By 1900, northerners and southerners were convinced that a “New South” had indeed arrived, but they were wrong.  The largely agricultural South entered the 20th century in the same position it had occupied earlier, an economic “colony” of the industrial North.

There had been some progress in crop diversification, but not much.  Economic conditions in the post-Civil War South led to the creation of systems like crop lien, tenant farming, sharecropping, and convict leasing, all of which bound both blacks and whites in a vicious cycle of indebtedness for nearly a century, with cotton still the main crop. Industry came to the South, but so too did outside control.  Moreover, the industries that arrived were extractive ones, producing only raw materials or involving just the early stages of manufacturing, with the finishing processes being done outside the region.

About the only aspect of Grady’s “New South” vision that worked well was his desire for sectional reconciliation and racial segregation.  For nearly another century, African Americans in Georgia and other southern states lived a life that was rigidly separated from, but decidedly unequal to, that of whites.  This segregation was approved by the United States Supreme Court in the 1896 Plessy v. Ferguson decision, which would be the law of the land for the next 58 years (until Brown v. Board of Education of Topeka, Kansas, in 1954).  A prominent spokesman for Southern blacks, Booker T. Washington, even used a speech in Atlanta in 1895 to acquiesce in “Jim Crow” social segregation in return for access to economic opportunity for African Americans.  And so, with segregation essentially taken off the table, the North and the South found much to admire in each other, joined hands, and marched into the sunshine of a reunited nation–for a time.

* * * * *

Tom Watson (New Georgia Encyclopedia)

Tom Watson’s Vision

Even as Henry Grady’s dream of a “New South” took hold in the minds of Georgians and other southerners, a competing vision was being developed by another Georgian, Thomas E. Watson.  Watson believed that the conservative Democrats who controlled Georgia after Reconstruction were only using Grady’s “New South” rhetoric to enrich themselves and to keep other Georgians mired in poverty.  Watson envisioned a Georgia peopled by simple, rural folk. His view, while anti-urban and anti-capitalist, was bi-racial, at least at first.  He became the leading spokesman for the forces of agricultural protest that eventually produced the Populist Party, whose vice-presidential candidate Watson became in 1896.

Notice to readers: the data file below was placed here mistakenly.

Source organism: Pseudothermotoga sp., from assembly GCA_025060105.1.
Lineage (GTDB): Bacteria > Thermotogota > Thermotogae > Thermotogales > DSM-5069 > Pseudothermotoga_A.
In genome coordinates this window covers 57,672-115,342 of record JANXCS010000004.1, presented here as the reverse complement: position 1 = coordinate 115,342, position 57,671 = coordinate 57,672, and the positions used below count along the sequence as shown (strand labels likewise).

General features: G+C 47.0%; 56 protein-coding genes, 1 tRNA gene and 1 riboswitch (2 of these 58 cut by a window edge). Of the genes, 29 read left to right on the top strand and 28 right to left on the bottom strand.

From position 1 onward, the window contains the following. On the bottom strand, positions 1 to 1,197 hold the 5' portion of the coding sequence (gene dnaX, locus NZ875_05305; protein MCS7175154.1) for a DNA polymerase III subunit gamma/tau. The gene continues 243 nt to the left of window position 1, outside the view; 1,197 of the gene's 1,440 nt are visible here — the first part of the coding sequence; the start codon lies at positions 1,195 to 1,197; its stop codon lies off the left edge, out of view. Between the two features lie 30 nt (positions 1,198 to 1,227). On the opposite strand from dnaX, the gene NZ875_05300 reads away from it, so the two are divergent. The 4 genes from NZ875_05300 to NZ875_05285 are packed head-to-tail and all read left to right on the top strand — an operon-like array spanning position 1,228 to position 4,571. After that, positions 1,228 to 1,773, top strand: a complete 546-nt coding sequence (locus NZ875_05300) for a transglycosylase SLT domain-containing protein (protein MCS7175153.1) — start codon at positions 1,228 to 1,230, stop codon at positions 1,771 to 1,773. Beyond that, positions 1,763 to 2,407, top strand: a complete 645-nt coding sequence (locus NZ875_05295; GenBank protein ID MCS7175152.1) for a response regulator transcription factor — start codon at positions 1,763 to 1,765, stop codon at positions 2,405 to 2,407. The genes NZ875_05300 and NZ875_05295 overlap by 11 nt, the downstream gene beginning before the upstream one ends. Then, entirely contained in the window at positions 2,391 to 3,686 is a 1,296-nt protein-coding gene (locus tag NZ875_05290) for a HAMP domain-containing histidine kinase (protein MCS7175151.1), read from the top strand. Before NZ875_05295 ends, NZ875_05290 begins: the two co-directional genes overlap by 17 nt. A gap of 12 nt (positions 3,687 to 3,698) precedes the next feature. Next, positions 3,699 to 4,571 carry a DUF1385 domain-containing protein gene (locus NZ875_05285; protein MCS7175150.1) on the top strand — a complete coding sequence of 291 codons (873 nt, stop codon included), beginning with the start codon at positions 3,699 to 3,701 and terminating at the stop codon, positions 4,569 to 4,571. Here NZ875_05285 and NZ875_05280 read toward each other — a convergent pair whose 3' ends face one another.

Gradually, however, because of a series of political defeats and the frustrations of thwarted ambition, Watson’s vision became distorted in bizarre and dangerous ways.  He turned against African Americans, Catholics, and Jews.  As powerful and appealing a speaker as Watson could be, his prejudices produced dire results.  He touched off a race riot in Atlanta in 1906 and urged the lynching of Jewish factory owner Leo Frank in 1915 for the alleged rape and murder of the “little factory girl,” Mary Phagan.  And Watson’s ideas, if not Watson himself, played a part in the revival of the virulently anti-black, anti-Catholic, and anti-Semitic Ku Klux Klan atop Georgia’s Stone Mountain, also in 1915.

Tom Watson’s racial, religious, and ethnic prejudices helped shape—and warp—Georgia politics for the next half century, and his defense of rural Georgians against “corrupt” capitalists and the sinful city was engrafted onto the state’s political system in 1908, with the adoption of the “county unit system” for electing the governor.  Under this system, the eight most populous counties each had six unit votes; the next thirty largest counties had four votes each; the 121 smallest counties each received two votes; and the candidate receiving a plurality of popular votes got all of the unit votes in each county.

* * * * *

Governor Jimmy Carter (New Georgia Encyclopedia)

The “Sunbelt” Vision

During the first half of the 20th century, no single vision imparted any sense of unity to Georgia and the South.  It was a time of transition, when Grady’s creed for a “New South” and Watson’s vision of a rural paradise competed for dominance.  What finally emerged, thanks to the boll weevil, the Great Depression, World War II, the modern civil rights movement, and the energy crisis of the mid-1970s was a vision of Georgia as part of the so-called “Sun Belt,” a perception rather close to Grady’s “New South” but without the racial segregation.

After World War I, agriculture in Georgia continued slowly to diversify and manufacturing to develop.  In the early 1920s, the arrival of the boll weevil spelled disaster for Georgia’s cotton production.  By the mid-1920s, for the first time in the state’s history, industry produced manufactured goods worth more than the products of Georgia agriculture. By the time the rest of the nation began to suffer from the Great Depression in the 1930s, conditions already existed in Georgia and other southern states that led President Franklin D. Roosevelt to label the South as “the nation’s #1 economic problem.”  FDR’s New Deal proposals had as one goal reversal of the South’s economic problems, but the real turning point came during and after World War II.